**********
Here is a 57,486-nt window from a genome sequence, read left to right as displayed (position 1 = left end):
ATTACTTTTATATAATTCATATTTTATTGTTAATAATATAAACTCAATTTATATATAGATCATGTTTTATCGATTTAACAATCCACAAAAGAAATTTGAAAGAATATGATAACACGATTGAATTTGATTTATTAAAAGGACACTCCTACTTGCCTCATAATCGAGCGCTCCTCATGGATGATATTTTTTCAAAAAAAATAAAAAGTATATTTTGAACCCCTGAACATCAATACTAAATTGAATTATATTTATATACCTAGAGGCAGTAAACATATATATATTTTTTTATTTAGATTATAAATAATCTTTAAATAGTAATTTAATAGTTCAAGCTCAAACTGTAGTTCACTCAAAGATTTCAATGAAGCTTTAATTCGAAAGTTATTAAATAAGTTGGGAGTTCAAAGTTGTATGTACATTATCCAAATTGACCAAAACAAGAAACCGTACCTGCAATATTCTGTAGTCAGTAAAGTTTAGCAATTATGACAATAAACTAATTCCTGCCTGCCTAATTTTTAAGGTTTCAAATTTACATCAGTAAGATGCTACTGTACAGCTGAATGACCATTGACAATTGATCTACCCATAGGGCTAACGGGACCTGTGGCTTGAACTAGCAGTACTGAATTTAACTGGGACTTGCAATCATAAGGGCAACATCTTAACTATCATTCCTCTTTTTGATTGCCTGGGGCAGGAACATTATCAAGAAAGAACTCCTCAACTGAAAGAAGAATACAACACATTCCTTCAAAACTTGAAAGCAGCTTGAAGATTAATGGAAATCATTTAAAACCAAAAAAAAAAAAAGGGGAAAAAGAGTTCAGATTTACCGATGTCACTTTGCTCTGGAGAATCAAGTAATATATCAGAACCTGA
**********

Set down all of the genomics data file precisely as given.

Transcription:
Here is a 57,486-nt window from a genome sequence, read left to right as displayed (position 1 = left end):
ATTACTTTTATATAATTCATATTTTATTGTTAATAATATAAACTCAATTTATATATAGATCATGTTTTATCGATTTAACAATCCACAAAAGAAATTTGAAAGAATATGATAACACGATTGAATTTGATTTATTAAAAGGACACTCCTACTTGCCTCATAATCGAGCGCTCCTCATGGATGATATTTTTTCAAAAAAAATAAAAAGTATATTTTGAACCCCTGAACATCAATACTAAATTGAATTATATTTATATACCTAGAGGCAGTAAACATATATATATTTTTTTATTTAGATTATAAATAATCTTTAAATAGTAATTTAATAGTTCAAGCTCAAACTGTAGTTCACTCAAAGATTTCAATGAAGCTTTAATTCGAAAGTTATTAAATAAGTTGGGAGTTCAAAGTTGTATGTACATTATCCAAATTGACCAAAACAAGAAACCGTACCTGCAATATTCTGTAGTCAGTAAAGTTTAGCAATTATGACAATAAACTAATTCCTGCCTGCCTAATTTTTAAGGTTTCAAATTTACATCAGTAAGATGCTACTGTACAGCTGAATGACCATTGACAATTGATCTACCCATAGGGCTAACGGGACCTGTGGCTTGAACTAGCAGTACTGAATTTAACTGGGACTTGCAATCATAAGGGCAACATCTTAACTATCATTCCTCTTTTTGATTGCCTGGGGCAGGAACATTATCAAGAAAGAACTCCTCAACTGAAAGAAGAATACAACACATTCCTTCAAAACTTGAAAGCAGCTTGAAGATTAATGGAAATCATTTAAAACCAAAAAAAAAAAAAGGGGAAAAAGAGTTCAGATTTACCGATGTCACTTTGCTCTGGAGAATCAAGTAATATATCAGAACCTGA